Sins of a Solar Empire Interview


Yesterday, the first big strategy game of the year slid out of its space-dock. Sins of a Solar Empire, which we’ve talked about previously (In short: Space Woo!) and will be reviewing shortly. But we need more! Born Journalistic Pirates, we boarded the celebratory cruise-vessel of Stardock and cornered Ironclad’s Producer and Lead Designer, Blair Fraser, and Stardock’s CEO and President Brad Wardell to prise away our desired booty. That is, talk about the game, their future plans and the surprising and somewhat disappointing reason why it doesn’t have a UK distributor yet…

That, and absolutely no more over-elaborate analogies beyond the cut.

RPS: Firstly, being Europeans, a little selfish note. While it’s in the shops in the US, and available via Stardock online, we can’t help but notice it’s not actually on the schedule to hit in the UK and Europe. What’s happening there? I heard no-one’s picked it up? What on earth are publishers thinking?

Brad: For the past year we’ve been trying to get major European distributors or publishers to pick up the game to no avail. In case after case we were told that Europeans just don’t like “futuristic” games like this.

Blair: I have no idea and I find it hard to believe. We have an incredible number of people from various European countries already involved and Germany alone has more Sins fan sites than the rest of the world put together…

RPS: At which point we’ll note that it’s available to buy directly from them in a digital download format (Or download plus box sent to you). We’ll also tap the side of our heads in the manner of Obelix and note that These Publishers are Crazy.


RPS: Anyway – regarding the game, focusing on a skirmish and multiplayer only structure strikes me as a brave design decision. Could you talk about why you decided it’d be better to concentrate your efforts rather than go for the simple fulfilling the back-of-box bullet-point list which many try to?

Blair: In my opinion the back-of-box bullet-point list should be a list of the coolest features in the game, not a check list of what has to be in there. I can’t count how many times I’ve looked at that list during a game purchase only to be disappointed that bullet point X wasn’t all that fun and was obviously shoveled in to receive the checkmark. The game would have been better off by dropping it. In a sense, things done poorly are worse than not done at all – especially when the resources involved could have made a “good” feature “great”. In Sins we felt we were breaking a lot of new ground and the only way we were going to make it work is if we picked very specific things to focus on and do them the best we possibly could. It isn’t that we didn’t want to dive into other areas (like a campaign) it’s just that we couldn’t do them justice without stealing quality from other areas. As a result of the decision to focus our resources, the single player sandbox mode of Sins is very high quality, has a ton of great features that make it very replayable (unlike most campaign focused single player modes), and allows you to create your own epic story.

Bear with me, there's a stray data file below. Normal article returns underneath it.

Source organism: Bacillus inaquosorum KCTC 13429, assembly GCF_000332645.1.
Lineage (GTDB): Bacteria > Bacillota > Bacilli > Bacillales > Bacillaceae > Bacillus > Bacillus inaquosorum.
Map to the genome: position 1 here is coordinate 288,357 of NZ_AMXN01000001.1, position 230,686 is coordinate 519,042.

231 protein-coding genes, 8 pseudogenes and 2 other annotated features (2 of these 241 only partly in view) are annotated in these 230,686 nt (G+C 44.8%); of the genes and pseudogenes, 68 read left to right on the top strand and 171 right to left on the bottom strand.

RPS: How have people responded to that stance? I was following the debate on your forum where some people were hung up on what the game “lacks”. Are you worried about people missing the point? What would you say to someone who instinctively shrinks away from a game without a campaign?

Blair: I’d summarize what Brad and I both said in our other answers. Sins has a very high quality, very replayable single player mode where you can create your own epic adventures. Actually if they shrink away instinctively I might be better off quoting my mother; “don’t knock it until you try it!”

Brad: Sins of a Solar Empire is more akin to Civilization than say Command & Conquer. Sins needed a campaign about as much as Civilization needs a campaign — not much. While campaigns can be fun, what we decided with Sins was to create a game where each game was an epic adventure.

And here’s another way to look at it that I suspect you guys can really appreciate – how many times have you gotten some great new strategy game with a big campaign only to finish it and realize that the single player game after that is merely a collection of a dozen or so maps (often derivatives of what was in the campaign)? By not having a campaign, we were able to do things like have random maps, user map creation, etc. all as part of the base game. I think in terms of replayability, it’s a win-win.


RPS: Watching the debate, you talk that you do want to do something single player with more relations to a “campaign”, but something which pushes things further than the traditional chain of missions. While I understand you may want to keep those cards close to your chest, care to talk about what you’re thinking about, even in very general terms? As in, what do you think a RTS campaign should be like?

Blair: Again, we wanted to break a lot of new ground with Sins but we couldn’t do it in all directions at once. We’ve been working on some really interesting material that will present what we feel is a very compelling and moving story but whether it ends up fitting under the label of “campaign” or not remains to be seen. We are notoriously bad for trying crazy ideas only to have them completely scrapped in favor of some new crazy idea. Once in a blue moon one of them will work out and we’ll hold on to it but it isn’t often. Unfortunately, its way too early discuss the details of these crazy ideas and even sharing our thoughts on how an RTS campaign should be would be revealing too much.

RPS: There may be a small irony in that you’ve done all the worldbuilding stuff – who the races are, why they’re fighting, what they’re like – but there’s going to be no actual story in the game. But what I find interesting is how a defined background adds character to a game, even when its not explicitly explored (Like the recent Armageddon Empires, which is brilliant in this). I presume this is something you concur with. If so, why do you think it works like this? What did you have in mind when creating the Sins universe?